“Yes, some people will say we are late to the game,” says Mazzocco. “But changes at a huge corporation take time.”
“Hello, I’m a fat person, fat, fat, fat,”
A 6-year-old girl giving voice for the first time to curvy Barbie sings in a testing room at Mattel’s headquarters. Her playmates erupt in laughter.
When an adult comes into the room and asks her if she sees a difference between the dolls’ bodies, she modifies her language. “This one’s a little chubbier,” she says. Girls in other sessions are similarly careful about labels. “She’s, well, you know,” says an 8-year-old as she uses her hands to gesture a curvier woman. A shy 7-year-old refuses to say the word fat to describe the doll, instead spelling it out, “F, a, t.”
“I don’t want to hurt her feelings,” she says a little desperately.
As always, Barbie acts as a Rorschach test for the girls who play with her—and the adults who evaluate her. It’s a testament to anti-bullying curriculums in elementary schools that none of the girls would use words like fat in front of an adult, which Barbie’s research team says wasn’t true even three years ago. Still, the girls learning the ways of political correctness do not as wholeheartedly embrace the new dolls as their moms.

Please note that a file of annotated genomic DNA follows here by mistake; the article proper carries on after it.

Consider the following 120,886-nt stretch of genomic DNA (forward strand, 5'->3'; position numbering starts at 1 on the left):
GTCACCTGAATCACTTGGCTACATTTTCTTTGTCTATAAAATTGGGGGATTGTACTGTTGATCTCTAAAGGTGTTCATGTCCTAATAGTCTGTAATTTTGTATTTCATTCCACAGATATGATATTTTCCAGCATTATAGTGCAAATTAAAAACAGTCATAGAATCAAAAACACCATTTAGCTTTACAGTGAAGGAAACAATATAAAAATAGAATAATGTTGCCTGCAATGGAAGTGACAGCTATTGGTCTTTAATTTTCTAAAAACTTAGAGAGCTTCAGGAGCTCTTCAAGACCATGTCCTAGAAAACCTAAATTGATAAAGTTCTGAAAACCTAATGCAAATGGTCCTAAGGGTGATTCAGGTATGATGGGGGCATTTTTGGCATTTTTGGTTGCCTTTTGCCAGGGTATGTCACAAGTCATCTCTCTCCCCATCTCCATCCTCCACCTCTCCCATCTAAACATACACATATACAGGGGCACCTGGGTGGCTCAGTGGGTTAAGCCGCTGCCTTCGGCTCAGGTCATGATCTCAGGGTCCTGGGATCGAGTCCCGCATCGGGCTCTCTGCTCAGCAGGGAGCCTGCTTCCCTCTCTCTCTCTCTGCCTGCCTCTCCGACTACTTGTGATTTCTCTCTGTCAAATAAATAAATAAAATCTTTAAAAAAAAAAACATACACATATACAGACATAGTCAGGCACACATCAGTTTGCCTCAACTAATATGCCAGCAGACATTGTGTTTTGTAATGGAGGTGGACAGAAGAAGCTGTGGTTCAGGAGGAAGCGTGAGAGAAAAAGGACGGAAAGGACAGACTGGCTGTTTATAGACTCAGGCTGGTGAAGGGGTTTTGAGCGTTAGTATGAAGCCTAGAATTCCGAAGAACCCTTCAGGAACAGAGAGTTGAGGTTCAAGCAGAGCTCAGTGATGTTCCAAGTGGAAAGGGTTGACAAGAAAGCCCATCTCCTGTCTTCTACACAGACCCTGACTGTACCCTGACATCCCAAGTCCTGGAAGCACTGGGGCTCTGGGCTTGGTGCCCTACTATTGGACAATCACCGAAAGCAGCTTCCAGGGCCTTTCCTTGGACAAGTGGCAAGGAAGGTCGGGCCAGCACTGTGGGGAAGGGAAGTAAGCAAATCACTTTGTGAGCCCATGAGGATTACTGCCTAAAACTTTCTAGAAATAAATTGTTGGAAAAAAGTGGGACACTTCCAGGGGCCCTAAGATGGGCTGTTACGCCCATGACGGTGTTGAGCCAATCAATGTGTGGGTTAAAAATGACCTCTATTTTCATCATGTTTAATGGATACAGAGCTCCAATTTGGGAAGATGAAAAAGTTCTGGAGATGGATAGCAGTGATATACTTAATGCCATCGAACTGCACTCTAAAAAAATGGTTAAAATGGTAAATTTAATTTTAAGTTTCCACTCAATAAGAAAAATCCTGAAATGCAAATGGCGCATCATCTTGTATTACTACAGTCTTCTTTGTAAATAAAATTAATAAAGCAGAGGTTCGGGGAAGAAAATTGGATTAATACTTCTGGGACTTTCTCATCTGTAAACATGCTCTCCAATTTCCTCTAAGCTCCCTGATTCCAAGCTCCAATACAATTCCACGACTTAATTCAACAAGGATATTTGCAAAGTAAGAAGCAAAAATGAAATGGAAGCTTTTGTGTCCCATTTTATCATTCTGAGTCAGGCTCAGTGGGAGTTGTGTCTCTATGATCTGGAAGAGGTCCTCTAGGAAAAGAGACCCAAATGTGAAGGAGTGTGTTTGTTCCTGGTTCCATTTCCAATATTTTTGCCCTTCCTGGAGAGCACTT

“We see it a lot. The adult leaves the room and they undress the curvy Barbie and snicker a little bit,” says Tania Missad, who runs the research team for Mattel’s girls portfolio. “For me, it’s these moments where it just really sets in how important it is we do this. Over time I would love it if a girl wouldn’t snicker and just think of it as another beautiful doll.”
It’s a sign that even kids as young as 6 or 7 are already conditioned for a particular silhouette in their dolls, and it highlights Mattel’s challenge. Mazzocco reflects on her experience with her daughters (two Barbie fans, one not) when she talks about the diversity imperative at the brand. “I do all kinds of things for my kids that they don’t like or understand, from telling them to do their homework to eating their vegetables,” she says. “This is very similar. It’s my responsibility to make sure that they have inclusivity in their lives even if it doesn’t register for them.”